Of the other songs on the new album, six are composed in part or wholly by Helm; the others are by friends and collaborators. In that sense, What the Flood Leaves Behind—the title of which comes from the lyrics of the opening track, “Verse 23”—has a lot in common with Helm’s 2015 solo debut, Didn’t It Rain, which consists chiefly of tunes co-written with her former Ollabelle bandmate, producer/musician Byron Isaacs. But thematically, and in its overall vibe, the earlier album shares little with Helm’s two subsequent releases. The debut, recorded at The Barn, was created over a period of several years, during which time Levon took ill and died, and Amy went through a divorce. (Of note, Didn’t It Rain also features Levon’s last recorded drum performance.)

For her sophomore album, 2018’s This Too Shall Light, Helm decided to take an artistic turn, covering songs written by or associated with artists ranging from The Band’s Robbie Robertson to Rod Stewart, T Bone Burnett and the album’s producer, Joe Henry.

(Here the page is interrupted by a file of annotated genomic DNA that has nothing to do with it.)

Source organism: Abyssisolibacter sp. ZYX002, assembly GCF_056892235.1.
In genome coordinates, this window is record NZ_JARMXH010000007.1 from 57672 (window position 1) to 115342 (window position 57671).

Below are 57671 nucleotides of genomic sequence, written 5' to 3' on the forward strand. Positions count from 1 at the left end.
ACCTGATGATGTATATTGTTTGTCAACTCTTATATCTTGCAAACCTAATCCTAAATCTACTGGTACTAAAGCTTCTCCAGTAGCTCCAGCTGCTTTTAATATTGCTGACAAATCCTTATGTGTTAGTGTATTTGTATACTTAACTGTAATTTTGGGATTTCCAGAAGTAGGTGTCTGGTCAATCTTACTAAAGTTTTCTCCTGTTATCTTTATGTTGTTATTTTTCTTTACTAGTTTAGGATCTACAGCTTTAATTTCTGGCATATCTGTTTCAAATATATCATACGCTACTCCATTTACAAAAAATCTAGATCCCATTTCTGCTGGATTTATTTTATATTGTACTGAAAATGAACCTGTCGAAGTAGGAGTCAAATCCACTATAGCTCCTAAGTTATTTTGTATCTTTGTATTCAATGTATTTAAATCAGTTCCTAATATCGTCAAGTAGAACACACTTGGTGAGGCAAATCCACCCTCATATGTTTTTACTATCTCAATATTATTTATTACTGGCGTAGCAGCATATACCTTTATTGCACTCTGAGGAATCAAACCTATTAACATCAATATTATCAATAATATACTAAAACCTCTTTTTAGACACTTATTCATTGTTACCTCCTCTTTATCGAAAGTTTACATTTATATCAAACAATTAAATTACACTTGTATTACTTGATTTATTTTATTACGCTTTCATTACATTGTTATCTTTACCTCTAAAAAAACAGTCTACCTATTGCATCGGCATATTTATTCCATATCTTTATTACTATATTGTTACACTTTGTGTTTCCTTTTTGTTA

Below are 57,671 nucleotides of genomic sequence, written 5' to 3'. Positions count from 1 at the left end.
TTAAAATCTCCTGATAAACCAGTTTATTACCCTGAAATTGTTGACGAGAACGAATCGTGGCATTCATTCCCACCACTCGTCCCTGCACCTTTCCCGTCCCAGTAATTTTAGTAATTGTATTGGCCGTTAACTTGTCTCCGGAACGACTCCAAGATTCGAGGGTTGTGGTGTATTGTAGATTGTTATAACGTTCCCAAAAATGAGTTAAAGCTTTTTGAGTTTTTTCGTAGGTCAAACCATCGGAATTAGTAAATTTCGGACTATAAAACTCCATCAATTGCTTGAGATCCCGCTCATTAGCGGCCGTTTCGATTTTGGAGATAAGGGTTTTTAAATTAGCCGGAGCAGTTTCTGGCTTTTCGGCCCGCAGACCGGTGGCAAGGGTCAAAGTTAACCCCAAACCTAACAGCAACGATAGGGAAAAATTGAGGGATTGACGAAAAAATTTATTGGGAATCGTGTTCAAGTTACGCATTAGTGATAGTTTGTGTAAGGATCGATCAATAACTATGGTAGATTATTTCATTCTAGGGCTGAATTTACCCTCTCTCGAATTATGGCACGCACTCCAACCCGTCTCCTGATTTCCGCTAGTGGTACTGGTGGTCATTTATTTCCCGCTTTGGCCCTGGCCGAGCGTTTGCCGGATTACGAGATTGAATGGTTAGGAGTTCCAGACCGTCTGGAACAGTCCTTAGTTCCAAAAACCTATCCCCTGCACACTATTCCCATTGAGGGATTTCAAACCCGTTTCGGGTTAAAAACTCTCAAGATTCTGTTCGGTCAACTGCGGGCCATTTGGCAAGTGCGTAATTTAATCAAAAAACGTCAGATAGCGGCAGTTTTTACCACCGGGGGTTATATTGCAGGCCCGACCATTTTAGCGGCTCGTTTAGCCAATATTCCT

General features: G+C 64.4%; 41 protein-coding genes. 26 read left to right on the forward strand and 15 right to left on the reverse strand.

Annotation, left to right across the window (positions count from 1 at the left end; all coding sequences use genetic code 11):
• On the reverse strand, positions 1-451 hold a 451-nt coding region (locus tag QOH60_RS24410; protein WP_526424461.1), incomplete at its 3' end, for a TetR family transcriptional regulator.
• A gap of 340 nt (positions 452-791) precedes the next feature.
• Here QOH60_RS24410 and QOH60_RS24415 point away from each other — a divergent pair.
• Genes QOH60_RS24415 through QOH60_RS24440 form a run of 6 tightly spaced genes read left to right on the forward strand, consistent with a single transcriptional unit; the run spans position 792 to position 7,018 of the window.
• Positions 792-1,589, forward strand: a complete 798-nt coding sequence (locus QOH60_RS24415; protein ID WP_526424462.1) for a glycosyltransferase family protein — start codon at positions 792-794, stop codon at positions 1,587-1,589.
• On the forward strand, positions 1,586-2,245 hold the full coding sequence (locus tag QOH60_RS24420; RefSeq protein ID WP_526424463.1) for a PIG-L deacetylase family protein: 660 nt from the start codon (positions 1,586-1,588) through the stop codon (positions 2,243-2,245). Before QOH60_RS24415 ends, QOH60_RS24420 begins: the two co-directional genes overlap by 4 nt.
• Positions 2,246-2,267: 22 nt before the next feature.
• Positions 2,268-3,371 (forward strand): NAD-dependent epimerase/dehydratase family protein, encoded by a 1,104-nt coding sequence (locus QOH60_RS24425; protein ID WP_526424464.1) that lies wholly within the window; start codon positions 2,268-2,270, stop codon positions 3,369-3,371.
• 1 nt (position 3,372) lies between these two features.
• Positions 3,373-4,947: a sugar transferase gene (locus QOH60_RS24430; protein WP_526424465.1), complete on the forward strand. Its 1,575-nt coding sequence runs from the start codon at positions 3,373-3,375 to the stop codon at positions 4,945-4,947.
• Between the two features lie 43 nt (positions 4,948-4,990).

“It was really challenging to sing those stories and that narrative,” Helm says of the second album. “I love doing covers, and I think it’s a really important thing for singers to work on covers. I feel like it really expanded my singing and my vocals. I took some flak for it. People thought it was an odd turn, but I really enjoyed it. And looking back on it, it was just the right thing for me at the time, creatively, to explore. I have always moved through my career and my life just following my instincts and following what is in front of me. I’ve always followed the chemistry, really. And I had the opportunity to work with Joe Henry, which I was very excited to do.”